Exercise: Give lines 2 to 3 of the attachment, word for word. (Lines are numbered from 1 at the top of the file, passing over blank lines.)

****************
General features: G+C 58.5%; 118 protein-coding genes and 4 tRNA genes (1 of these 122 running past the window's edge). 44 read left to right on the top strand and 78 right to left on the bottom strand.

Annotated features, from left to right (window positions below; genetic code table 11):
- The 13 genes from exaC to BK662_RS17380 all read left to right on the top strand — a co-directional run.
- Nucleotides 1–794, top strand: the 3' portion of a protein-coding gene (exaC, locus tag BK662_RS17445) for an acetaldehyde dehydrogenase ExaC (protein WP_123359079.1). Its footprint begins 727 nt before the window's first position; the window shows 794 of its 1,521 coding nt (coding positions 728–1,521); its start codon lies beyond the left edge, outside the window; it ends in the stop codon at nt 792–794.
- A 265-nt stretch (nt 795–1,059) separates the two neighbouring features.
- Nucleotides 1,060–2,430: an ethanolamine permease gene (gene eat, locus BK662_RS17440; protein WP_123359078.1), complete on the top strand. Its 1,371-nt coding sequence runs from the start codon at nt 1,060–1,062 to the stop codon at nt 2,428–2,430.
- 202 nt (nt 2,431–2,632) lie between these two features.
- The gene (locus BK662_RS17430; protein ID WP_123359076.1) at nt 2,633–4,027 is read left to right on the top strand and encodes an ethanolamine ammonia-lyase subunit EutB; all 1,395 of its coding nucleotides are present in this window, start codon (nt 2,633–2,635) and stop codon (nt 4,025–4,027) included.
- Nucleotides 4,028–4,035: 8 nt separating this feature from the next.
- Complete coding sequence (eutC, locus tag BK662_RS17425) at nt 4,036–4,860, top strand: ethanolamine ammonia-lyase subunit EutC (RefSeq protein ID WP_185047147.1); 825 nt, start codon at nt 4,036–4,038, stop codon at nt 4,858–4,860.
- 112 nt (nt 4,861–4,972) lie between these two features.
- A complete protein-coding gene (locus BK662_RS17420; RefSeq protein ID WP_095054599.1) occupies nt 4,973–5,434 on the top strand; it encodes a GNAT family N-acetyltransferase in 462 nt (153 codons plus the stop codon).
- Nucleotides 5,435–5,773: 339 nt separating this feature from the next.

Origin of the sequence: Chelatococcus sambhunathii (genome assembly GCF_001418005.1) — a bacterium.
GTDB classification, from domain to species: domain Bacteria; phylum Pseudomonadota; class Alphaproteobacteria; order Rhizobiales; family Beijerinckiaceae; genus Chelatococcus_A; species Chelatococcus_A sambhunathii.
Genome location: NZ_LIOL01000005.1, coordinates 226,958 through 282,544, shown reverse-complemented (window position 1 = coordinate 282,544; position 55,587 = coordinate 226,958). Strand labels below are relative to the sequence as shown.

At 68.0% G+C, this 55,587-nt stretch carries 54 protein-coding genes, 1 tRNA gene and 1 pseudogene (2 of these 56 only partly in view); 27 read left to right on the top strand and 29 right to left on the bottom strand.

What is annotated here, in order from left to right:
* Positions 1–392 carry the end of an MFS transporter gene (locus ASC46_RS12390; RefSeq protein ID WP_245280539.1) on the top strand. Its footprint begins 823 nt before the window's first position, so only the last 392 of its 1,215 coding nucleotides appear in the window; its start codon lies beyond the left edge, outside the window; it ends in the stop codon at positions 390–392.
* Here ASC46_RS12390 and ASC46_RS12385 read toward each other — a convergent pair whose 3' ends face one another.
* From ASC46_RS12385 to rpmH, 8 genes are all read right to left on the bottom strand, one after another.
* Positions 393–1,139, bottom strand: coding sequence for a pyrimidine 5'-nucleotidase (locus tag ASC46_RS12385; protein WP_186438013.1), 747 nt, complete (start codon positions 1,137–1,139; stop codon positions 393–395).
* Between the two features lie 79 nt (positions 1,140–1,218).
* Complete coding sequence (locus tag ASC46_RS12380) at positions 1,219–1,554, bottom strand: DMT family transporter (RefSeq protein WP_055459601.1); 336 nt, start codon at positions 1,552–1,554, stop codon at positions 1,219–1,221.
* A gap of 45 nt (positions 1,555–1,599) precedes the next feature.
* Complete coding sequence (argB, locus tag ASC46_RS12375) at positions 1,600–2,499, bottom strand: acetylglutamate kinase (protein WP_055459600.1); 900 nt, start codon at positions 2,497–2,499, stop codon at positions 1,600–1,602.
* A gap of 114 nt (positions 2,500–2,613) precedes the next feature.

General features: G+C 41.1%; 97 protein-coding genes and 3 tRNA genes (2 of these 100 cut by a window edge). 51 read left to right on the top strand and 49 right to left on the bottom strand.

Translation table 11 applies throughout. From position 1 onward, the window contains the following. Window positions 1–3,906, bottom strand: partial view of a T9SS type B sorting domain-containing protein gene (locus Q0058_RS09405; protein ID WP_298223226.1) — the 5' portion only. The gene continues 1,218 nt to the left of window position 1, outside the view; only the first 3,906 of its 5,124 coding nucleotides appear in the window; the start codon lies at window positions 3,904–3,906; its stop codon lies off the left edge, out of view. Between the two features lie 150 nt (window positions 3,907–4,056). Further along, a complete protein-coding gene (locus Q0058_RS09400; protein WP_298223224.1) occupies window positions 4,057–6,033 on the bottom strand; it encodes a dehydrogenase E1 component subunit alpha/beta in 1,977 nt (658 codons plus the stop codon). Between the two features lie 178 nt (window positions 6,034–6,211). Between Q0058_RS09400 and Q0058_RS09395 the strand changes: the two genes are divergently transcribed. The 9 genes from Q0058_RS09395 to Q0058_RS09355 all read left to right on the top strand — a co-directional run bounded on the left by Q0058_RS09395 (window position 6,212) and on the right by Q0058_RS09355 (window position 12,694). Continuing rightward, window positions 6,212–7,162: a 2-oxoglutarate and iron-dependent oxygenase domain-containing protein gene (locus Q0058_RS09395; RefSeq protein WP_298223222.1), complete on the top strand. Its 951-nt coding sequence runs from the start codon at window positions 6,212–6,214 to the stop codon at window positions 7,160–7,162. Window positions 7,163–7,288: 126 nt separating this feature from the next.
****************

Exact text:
Annotated features, from left to right (window positions below; genetic code table 11):
- The 13 genes from exaC to BK662_RS17380 all read left to right on the top strand — a co-directional run.